there’s always a siren
singing you to shipwreck.
steer away from these rocks,  we’d be a walking disaster.

-Baba T


Kid A-RADIOHEAD-2000


Cold and Desolate are the words.

After the grand success of OK Computer, Radiohead were touted as the “saviors” of rock music, as the band that had taken up the baton from Floyd and the Beatles into the next century for making intelligent rock music and breaking MTV pop trends. Yeah, right. Why do the media take every good, pure thing and mess it up? Radiohead is a good, intelligent band with a penchant in 1997 for writing good guitar rock songs, but they were not saviors because, firstly rock music does not need to be “saved”, secondly, only a generation fed on a steady diet of MTV and VH1 would be overly impressed with OK Computer, which, mind you, is a good album, a nice album, but it is not a legendary album, is not a paradigm changing piece of music. Alternative rock saw lots of more awesome albums in the 90’s, but hey, the mainstream couldn’t be bothered to see beyond Paranoid Android. Fuck you, mainstream. In any case, you should know that Kid A inaugurated the second period in the musical evolution of Radiohead.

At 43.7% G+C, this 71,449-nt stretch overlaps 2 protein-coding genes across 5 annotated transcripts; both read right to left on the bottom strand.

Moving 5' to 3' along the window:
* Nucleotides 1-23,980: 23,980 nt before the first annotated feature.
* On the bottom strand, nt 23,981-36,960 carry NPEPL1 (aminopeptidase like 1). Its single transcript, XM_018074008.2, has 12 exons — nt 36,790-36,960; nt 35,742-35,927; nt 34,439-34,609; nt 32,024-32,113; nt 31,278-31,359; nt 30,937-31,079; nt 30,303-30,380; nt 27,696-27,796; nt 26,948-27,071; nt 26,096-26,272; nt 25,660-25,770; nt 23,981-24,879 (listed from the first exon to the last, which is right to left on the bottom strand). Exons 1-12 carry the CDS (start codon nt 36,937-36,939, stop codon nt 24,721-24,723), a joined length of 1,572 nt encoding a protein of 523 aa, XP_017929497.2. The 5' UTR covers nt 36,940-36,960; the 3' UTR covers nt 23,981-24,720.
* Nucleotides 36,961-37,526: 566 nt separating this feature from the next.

However, if Kid A had got the same praise which got handed down to its predecessor, I would have agreed, to most of it anyway. That it got a mixed reaction shows how stupid people can be, and I am including professional music writers in on this one. Kid A saw Radiohead abandoning rock music’s totally understandable obsession with guitar riffs and licks and moving towards layers, textures and beats. This is called post-rock for a reason. No, it is not only electronic trance music. Yes, it incorporates elements of electronica heavily, as well as ambient music (think Brian Eno), jazz, etc, not to mention elements of soundtrack music from 50’s British pictures, which sound (purposely) dated.